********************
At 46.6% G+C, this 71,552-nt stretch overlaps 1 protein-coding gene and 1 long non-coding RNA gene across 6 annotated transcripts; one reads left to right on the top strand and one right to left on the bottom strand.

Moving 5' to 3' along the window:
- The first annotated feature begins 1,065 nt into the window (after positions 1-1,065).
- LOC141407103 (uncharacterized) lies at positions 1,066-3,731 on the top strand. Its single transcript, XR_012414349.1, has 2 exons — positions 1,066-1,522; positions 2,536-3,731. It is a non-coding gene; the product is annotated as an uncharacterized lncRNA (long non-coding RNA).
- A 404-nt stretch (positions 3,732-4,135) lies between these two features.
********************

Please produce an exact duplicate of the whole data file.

At 46.6% G+C, this 71,552-nt stretch overlaps 1 protein-coding gene and 1 long non-coding RNA gene across 6 annotated transcripts; one reads left to right on the top strand and one right to left on the bottom strand.

Moving 5' to 3' along the window:
- The first annotated feature begins 1,065 nt into the window (after positions 1-1,065).
- LOC141407103 (uncharacterized) lies at positions 1,066-3,731 on the top strand. Its single transcript, XR_012414349.1, has 2 exons — positions 1,066-1,522; positions 2,536-3,731. It is a non-coding gene; the product is annotated as an uncharacterized lncRNA (long non-coding RNA).
- A 404-nt stretch (positions 3,732-4,135) lies between these two features.